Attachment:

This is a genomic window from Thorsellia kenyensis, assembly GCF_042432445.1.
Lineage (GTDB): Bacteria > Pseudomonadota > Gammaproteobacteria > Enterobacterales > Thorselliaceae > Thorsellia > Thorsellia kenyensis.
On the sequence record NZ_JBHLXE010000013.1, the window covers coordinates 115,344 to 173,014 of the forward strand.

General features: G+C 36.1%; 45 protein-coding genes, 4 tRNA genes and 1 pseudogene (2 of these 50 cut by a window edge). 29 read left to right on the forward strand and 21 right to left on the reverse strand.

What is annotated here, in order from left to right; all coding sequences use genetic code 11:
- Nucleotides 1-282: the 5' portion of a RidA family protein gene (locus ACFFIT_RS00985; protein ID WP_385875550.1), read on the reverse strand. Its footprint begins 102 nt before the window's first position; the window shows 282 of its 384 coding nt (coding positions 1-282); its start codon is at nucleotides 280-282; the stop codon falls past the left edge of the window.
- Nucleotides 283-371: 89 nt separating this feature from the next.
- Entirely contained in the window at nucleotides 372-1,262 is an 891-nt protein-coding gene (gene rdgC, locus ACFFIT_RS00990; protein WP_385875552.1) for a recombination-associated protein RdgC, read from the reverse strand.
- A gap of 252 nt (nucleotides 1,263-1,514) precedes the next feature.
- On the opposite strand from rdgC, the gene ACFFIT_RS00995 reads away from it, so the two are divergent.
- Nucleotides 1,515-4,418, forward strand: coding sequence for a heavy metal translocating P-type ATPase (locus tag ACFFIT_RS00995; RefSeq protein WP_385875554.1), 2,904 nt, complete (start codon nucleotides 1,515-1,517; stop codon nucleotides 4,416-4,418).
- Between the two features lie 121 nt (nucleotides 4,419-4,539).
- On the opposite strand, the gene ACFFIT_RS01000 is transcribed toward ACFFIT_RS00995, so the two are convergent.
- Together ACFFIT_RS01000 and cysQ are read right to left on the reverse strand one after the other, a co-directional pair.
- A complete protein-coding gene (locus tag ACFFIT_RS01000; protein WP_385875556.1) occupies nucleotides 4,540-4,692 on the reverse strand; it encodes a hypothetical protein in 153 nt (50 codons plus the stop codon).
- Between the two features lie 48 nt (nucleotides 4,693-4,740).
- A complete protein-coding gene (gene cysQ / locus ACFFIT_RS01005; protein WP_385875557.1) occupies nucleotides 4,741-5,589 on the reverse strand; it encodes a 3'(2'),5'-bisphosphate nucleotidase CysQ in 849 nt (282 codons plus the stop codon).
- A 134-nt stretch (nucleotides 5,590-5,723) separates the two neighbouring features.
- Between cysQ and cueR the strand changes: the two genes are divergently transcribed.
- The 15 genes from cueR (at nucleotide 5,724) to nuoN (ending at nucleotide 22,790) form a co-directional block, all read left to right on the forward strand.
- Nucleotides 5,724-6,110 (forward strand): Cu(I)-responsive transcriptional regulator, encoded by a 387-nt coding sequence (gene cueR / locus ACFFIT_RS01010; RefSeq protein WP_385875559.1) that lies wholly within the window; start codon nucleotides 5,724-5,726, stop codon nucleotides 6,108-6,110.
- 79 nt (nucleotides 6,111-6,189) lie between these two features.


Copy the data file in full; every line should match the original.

This is a genomic window from Thorsellia kenyensis, assembly GCF_042432445.1.
Lineage (GTDB): Bacteria > Pseudomonadota > Gammaproteobacteria > Enterobacterales > Thorselliaceae > Thorsellia > Thorsellia kenyensis.
On the sequence record NZ_JBHLXE010000013.1, the window covers coordinates 115,344 to 173,014 of the forward strand.

General features: G+C 36.1%; 45 protein-coding genes, 4 tRNA genes and 1 pseudogene (2 of these 50 cut by a window edge). 29 read left to right on the forward strand and 21 right to left on the reverse strand.

What is annotated here, in order from left to right; all coding sequences use genetic code 11:
- Nucleotides 1-282: the 5' portion of a RidA family protein gene (locus ACFFIT_RS00985; protein ID WP_385875550.1), read on the reverse strand. Its footprint begins 102 nt before the window's first position; the window shows 282 of its 384 coding nt (coding positions 1-282); its start codon is at nucleotides 280-282; the stop codon falls past the left edge of the window.
- Nucleotides 283-371: 89 nt separating this feature from the next.
- Entirely contained in the window at nucleotides 372-1,262 is an 891-nt protein-coding gene (gene rdgC, locus ACFFIT_RS00990; protein WP_385875552.1) for a recombination-associated protein RdgC, read from the reverse strand.
- A gap of 252 nt (nucleotides 1,263-1,514) precedes the next feature.
- On the opposite strand from rdgC, the gene ACFFIT_RS00995 reads away from it, so the two are divergent.
- Nucleotides 1,515-4,418, forward strand: coding sequence for a heavy metal translocating P-type ATPase (locus tag ACFFIT_RS00995; RefSeq protein WP_385875554.1), 2,904 nt, complete (start codon nucleotides 1,515-1,517; stop codon nucleotides 4,416-4,418).
- Between the two features lie 121 nt (nucleotides 4,419-4,539).
- On the opposite strand, the gene ACFFIT_RS01000 is transcribed toward ACFFIT_RS00995, so the two are convergent.
- Together ACFFIT_RS01000 and cysQ are read right to left on the reverse strand one after the other, a co-directional pair.
- A complete protein-coding gene (locus tag ACFFIT_RS01000; protein WP_385875556.1) occupies nucleotides 4,540-4,692 on the reverse strand; it encodes a hypothetical protein in 153 nt (50 codons plus the stop codon).
- Between the two features lie 48 nt (nucleotides 4,693-4,740).
- A complete protein-coding gene (gene cysQ / locus ACFFIT_RS01005; protein WP_385875557.1) occupies nucleotides 4,741-5,589 on the reverse strand; it encodes a 3'(2'),5'-bisphosphate nucleotidase CysQ in 849 nt (282 codons plus the stop codon).
- A 134-nt stretch (nucleotides 5,590-5,723) separates the two neighbouring features.
- Between cysQ and cueR the strand changes: the two genes are divergently transcribed.
- The 15 genes from cueR (at nucleotide 5,724) to nuoN (ending at nucleotide 22,790) form a co-directional block, all read left to right on the forward strand.
- Nucleotides 5,724-6,110 (forward strand): Cu(I)-responsive transcriptional regulator, encoded by a 387-nt coding sequence (gene cueR / locus ACFFIT_RS01010; RefSeq protein WP_385875559.1) that lies wholly within the window; start codon nucleotides 5,724-5,726, stop codon nucleotides 6,108-6,110.
- 79 nt (nucleotides 6,111-6,189) lie between these two features.